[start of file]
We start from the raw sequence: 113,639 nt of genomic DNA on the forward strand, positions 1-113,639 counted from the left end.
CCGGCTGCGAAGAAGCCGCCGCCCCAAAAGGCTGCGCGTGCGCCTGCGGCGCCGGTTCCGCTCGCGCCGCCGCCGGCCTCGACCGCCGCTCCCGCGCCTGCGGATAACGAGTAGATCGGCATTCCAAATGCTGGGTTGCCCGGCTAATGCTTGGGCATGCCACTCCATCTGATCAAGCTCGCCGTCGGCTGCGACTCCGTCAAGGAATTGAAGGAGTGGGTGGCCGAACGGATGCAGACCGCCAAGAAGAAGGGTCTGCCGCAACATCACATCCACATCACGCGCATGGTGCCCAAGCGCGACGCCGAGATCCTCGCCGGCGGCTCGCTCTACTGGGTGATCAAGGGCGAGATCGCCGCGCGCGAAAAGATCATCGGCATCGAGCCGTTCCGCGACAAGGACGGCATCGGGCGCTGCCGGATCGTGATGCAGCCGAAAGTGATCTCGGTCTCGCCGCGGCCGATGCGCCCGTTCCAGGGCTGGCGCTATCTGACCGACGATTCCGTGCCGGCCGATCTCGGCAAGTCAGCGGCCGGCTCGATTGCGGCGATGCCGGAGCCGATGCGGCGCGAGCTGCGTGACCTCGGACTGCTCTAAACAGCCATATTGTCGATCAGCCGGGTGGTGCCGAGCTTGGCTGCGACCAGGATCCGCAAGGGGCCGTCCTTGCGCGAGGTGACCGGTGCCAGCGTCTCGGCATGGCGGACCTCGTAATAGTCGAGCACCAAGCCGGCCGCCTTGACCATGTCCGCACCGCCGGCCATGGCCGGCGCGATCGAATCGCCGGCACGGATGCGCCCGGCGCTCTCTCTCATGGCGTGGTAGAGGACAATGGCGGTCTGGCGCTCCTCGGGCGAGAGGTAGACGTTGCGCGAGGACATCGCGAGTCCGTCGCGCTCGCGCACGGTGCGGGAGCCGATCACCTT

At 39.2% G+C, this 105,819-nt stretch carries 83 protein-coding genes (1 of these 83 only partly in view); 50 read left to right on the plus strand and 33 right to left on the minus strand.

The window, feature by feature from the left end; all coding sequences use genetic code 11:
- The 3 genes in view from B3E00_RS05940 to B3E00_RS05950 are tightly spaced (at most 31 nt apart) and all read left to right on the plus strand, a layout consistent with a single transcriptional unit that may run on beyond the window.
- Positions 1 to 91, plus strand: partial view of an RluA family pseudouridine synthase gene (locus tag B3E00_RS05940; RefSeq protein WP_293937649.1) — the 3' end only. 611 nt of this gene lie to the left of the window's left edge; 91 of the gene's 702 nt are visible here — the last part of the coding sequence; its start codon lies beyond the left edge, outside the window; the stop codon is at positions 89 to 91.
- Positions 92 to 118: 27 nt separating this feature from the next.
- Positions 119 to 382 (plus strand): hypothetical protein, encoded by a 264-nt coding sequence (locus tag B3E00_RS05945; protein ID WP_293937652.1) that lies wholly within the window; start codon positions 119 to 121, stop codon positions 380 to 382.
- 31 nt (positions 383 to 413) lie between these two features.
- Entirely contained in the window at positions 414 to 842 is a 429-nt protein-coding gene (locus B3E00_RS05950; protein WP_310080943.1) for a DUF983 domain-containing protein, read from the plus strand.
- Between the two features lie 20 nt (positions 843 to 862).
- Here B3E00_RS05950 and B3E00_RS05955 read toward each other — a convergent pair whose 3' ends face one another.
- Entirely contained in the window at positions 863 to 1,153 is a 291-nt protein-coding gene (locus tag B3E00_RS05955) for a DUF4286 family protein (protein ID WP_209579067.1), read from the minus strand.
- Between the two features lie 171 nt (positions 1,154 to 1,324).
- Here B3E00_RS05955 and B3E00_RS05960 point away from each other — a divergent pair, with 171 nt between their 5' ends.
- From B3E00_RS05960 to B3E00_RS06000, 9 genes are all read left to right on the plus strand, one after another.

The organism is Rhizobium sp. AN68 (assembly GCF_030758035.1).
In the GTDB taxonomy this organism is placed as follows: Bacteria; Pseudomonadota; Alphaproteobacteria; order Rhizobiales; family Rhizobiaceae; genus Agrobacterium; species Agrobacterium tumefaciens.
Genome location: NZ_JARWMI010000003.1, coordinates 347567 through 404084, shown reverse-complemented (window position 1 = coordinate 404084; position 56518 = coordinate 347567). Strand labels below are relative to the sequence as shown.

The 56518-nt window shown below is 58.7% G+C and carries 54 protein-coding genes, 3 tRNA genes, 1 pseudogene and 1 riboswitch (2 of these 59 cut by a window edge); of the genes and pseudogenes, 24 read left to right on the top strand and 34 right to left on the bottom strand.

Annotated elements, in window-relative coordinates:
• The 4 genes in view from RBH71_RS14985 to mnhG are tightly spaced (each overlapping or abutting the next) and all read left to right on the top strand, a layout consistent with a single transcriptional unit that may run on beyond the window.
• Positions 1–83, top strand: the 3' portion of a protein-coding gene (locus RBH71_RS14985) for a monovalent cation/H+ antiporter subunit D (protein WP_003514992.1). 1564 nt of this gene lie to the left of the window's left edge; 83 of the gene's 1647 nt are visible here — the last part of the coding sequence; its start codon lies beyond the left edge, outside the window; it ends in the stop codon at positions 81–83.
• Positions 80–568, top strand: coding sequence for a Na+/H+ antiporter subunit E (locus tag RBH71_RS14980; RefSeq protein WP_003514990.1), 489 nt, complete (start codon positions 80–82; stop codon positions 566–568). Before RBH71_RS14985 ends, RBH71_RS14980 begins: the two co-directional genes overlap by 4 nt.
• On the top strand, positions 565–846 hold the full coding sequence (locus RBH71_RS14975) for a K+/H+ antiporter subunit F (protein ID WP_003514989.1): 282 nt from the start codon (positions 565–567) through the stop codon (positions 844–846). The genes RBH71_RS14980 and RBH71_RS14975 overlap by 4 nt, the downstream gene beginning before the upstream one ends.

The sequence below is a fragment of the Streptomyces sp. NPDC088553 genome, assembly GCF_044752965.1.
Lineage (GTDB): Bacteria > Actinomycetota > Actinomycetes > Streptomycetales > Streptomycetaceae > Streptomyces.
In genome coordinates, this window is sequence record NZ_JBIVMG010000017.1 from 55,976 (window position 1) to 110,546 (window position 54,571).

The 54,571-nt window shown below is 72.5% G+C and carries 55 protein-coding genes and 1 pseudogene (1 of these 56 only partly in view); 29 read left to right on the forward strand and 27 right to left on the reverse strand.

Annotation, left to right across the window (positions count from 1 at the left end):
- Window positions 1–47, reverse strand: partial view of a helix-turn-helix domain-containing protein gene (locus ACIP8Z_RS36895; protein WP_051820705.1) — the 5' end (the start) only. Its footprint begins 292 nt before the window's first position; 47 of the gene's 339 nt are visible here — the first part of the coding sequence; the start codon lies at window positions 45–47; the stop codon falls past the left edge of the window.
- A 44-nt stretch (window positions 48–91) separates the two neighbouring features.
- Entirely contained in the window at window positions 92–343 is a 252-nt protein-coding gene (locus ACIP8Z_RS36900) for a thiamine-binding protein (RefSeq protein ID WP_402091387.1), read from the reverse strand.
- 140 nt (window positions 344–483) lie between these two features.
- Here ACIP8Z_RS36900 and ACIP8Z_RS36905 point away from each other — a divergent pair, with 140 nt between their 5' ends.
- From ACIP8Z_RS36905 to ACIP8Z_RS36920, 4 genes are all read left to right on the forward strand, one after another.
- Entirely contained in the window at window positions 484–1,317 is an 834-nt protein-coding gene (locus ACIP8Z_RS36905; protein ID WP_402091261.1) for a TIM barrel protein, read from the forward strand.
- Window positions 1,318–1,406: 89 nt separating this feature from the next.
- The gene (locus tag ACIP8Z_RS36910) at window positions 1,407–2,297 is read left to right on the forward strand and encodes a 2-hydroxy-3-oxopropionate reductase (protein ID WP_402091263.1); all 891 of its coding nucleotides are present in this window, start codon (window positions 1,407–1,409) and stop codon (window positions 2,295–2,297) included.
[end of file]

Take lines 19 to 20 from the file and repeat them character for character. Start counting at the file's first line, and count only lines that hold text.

Genome location: NZ_JARWMI010000003.1, coordinates 347567 through 404084, shown reverse-complemented (window position 1 = coordinate 404084; position 56518 = coordinate 347567). Strand labels below are relative to the sequence as shown.

The 56518-nt window shown below is 58.7% G+C and carries 54 protein-coding genes, 3 tRNA genes, 1 pseudogene and 1 riboswitch (2 of these 59 cut by a window edge); of the genes and pseudogenes, 24 read left to right on the top strand and 34 right to left on the bottom strand.